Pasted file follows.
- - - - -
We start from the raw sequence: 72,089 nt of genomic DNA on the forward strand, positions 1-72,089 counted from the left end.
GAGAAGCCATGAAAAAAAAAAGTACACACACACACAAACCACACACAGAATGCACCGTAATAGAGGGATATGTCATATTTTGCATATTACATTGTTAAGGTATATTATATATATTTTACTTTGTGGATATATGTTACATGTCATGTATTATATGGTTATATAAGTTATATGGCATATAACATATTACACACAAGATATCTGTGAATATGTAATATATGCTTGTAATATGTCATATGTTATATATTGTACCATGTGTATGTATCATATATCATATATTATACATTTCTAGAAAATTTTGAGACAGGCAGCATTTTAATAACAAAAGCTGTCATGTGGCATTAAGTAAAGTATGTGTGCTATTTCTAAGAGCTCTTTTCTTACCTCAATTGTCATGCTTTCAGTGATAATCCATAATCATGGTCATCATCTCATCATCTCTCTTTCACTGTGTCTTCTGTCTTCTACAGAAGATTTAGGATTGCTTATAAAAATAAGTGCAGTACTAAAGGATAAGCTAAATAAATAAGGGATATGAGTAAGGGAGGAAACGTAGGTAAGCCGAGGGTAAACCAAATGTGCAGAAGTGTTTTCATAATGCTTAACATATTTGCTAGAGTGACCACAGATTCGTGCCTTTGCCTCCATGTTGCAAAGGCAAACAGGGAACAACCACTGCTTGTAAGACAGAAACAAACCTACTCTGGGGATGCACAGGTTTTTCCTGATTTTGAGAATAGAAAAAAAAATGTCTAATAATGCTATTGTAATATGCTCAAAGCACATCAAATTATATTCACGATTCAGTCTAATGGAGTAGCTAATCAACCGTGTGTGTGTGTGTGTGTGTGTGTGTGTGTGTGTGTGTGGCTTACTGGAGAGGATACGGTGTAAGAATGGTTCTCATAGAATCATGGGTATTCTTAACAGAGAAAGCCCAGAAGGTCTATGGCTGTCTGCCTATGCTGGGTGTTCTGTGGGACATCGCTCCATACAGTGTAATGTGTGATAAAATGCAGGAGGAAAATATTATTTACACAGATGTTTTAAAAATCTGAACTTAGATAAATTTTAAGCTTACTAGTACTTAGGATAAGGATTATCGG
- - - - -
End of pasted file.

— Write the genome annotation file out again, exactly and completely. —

We start from the raw sequence: 72,089 nt of genomic DNA on the forward strand, positions 1-72,089 counted from the left end.
GAGAAGCCATGAAAAAAAAAAGTACACACACACACAAACCACACACAGAATGCACCGTAATAGAGGGATATGTCATATTTTGCATATTACATTGTTAAGGTATATTATATATATTTTACTTTGTGGATATATGTTACATGTCATGTATTATATGGTTATATAAGTTATATGGCATATAACATATTACACACAAGATATCTGTGAATATGTAATATATGCTTGTAATATGTCATATGTTATATATTGTACCATGTGTATGTATCATATATCATATATTATACATTTCTAGAAAATTTTGAGACAGGCAGCATTTTAATAACAAAAGCTGTCATGTGGCATTAAGTAAAGTATGTGTGCTATTTCTAAGAGCTCTTTTCTTACCTCAATTGTCATGCTTTCAGTGATAATCCATAATCATGGTCATCATCTCATCATCTCTCTTTCACTGTGTCTTCTGTCTTCTACAGAAGATTTAGGATTGCTTATAAAAATAAGTGCAGTACTAAAGGATAAGCTAAATAAATAAGGGATATGAGTAAGGGAGGAAACGTAGGTAAGCCGAGGGTAAACCAAATGTGCAGAAGTGTTTTCATAATGCTTAACATATTTGCTAGAGTGACCACAGATTCGTGCCTTTGCCTCCATGTTGCAAAGGCAAACAGGGAACAACCACTGCTTGTAAGACAGAAACAAACCTACTCTGGGGATGCACAGGTTTTTCCTGATTTTGAGAATAGAAAAAAAAATGTCTAATAATGCTATTGTAATATGCTCAAAGCACATCAAATTATATTCACGATTCAGTCTAATGGAGTAGCTAATCAACCGTGTGTGTGTGTGTGTGTGTGTGTGTGTGTGTGTGTGTGGCTTACTGGAGAGGATACGGTGTAAGAATGGTTCTCATAGAATCATGGGTATTCTTAACAGAGAAAGCCCAGAAGGTCTATGGCTGTCTGCCTATGCTGGGTGTTCTGTGGGACATCGCTCCATACAGTGTAATGTGTGATAAAATGCAGGAGGAAAATATTATTTACACAGATGTTTTAAAAATCTGAACTTAGATAAATTTTAAGCTTACTAGTACTTAGGATAAGGATTATCGG